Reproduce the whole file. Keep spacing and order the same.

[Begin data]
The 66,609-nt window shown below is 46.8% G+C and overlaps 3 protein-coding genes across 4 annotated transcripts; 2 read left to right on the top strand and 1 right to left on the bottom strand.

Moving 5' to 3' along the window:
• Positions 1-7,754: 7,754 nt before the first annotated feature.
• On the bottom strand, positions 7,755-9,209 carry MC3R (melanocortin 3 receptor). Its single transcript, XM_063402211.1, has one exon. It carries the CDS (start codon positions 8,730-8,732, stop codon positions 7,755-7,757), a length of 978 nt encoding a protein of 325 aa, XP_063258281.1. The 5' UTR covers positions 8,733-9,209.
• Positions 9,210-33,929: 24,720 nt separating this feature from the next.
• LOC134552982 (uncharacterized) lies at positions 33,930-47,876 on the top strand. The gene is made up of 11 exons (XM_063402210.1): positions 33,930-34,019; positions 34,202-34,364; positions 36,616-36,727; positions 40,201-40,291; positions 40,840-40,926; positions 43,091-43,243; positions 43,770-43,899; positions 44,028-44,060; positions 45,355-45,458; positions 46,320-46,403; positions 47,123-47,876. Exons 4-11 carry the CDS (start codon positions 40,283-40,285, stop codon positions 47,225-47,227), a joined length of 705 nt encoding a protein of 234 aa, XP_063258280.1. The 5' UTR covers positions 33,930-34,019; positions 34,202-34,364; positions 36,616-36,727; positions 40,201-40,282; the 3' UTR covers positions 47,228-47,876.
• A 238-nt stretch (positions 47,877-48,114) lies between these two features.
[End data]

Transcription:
The 66,609-nt window shown below is 46.8% G+C and overlaps 3 protein-coding genes across 4 annotated transcripts; 2 read left to right on the top strand and 1 right to left on the bottom strand.

Moving 5' to 3' along the window:
• Positions 1-7,754: 7,754 nt before the first annotated feature.
• On the bottom strand, positions 7,755-9,209 carry MC3R (melanocortin 3 receptor). Its single transcript, XM_063402211.1, has one exon. It carries the CDS (start codon positions 8,730-8,732, stop codon positions 7,755-7,757), a length of 978 nt encoding a protein of 325 aa, XP_063258281.1. The 5' UTR covers positions 8,733-9,209.
• Positions 9,210-33,929: 24,720 nt separating this feature from the next.
• LOC134552982 (uncharacterized) lies at positions 33,930-47,876 on the top strand. The gene is made up of 11 exons (XM_063402210.1): positions 33,930-34,019; positions 34,202-34,364; positions 36,616-36,727; positions 40,201-40,291; positions 40,840-40,926; positions 43,091-43,243; positions 43,770-43,899; positions 44,028-44,060; positions 45,355-45,458; positions 46,320-46,403; positions 47,123-47,876. Exons 4-11 carry the CDS (start codon positions 40,283-40,285, stop codon positions 47,225-47,227), a joined length of 705 nt encoding a protein of 234 aa, XP_063258280.1. The 5' UTR covers positions 33,930-34,019; positions 34,202-34,364; positions 36,616-36,727; positions 40,201-40,282; the 3' UTR covers positions 47,228-47,876.
• A 238-nt stretch (positions 47,877-48,114) lies between these two features.